Loneliness as a Component of Psychiatric Disorders

Richard Booth, PhD


Medscape General Medicine. 2000;2(2) 

In This Article

The Relational Deficiency Dimension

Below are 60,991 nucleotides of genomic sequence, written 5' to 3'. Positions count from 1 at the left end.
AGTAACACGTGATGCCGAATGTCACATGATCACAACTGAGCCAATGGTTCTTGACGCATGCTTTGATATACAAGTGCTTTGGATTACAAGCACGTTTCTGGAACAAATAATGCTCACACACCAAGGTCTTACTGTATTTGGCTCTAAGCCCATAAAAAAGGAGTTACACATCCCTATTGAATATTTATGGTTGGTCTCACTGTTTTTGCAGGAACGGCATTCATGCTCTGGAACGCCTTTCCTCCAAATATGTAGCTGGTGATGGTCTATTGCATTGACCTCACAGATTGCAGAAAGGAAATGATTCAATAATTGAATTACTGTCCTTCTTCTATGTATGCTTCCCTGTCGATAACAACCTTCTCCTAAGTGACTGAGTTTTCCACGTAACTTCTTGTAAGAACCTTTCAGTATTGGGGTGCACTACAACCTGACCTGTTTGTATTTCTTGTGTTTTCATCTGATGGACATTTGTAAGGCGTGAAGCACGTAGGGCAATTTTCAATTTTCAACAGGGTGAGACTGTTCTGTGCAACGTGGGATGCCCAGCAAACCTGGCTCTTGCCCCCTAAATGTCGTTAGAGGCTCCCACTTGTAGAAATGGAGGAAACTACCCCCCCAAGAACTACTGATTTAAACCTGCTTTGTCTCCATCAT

The relational deficiency model suggests that lonely people have fewer relationships in their lives than nonlonely people, and comports with the lay notion of lonely people as social isolates who have virtually no social support networks. Russell found, in support of this model, that lonely people spend more time alone each day, eat dinner alone more frequently, and spend weekend evenings alone more often than nonlonely people. In some groups of professionals, the less support individuals have in their lives, the greater their loneliness.[14,15] Larson and Czikszentmihalyi[16] also found higher loneliness levels in adolescents who spent Friday and Saturday nights alone, which may suggest the role of cultural expectations about going out on certain days of the week. Jong-Gierveld and Raadschelders[11] found that their least lonely group appeared to possess a fairly extensive network of different kinds of relationships as well as an intimate other in their lives. Interestingly, one of their severely lonely groups did possess peer networks but were dissatisfied with them, and had no intimate other. These findings suggest that, as might be expected, having "a significant other" in our lives is important in offsetting loneliness, but we may require a varied group of persons with which we are deeply satisfied in order to diminish loneliness. It may well be that simply having people in our lives is insufficient; perhaps they need to be persons whom we perceive to be able to satisfy our needs for close, intimate contact. Cutrona[7] found that satisfaction with relationships was more strongly and negatively associated with loneliness than was frequency of contact, and Jones'[9] work supports the importance of the diversity of relationships discussed above.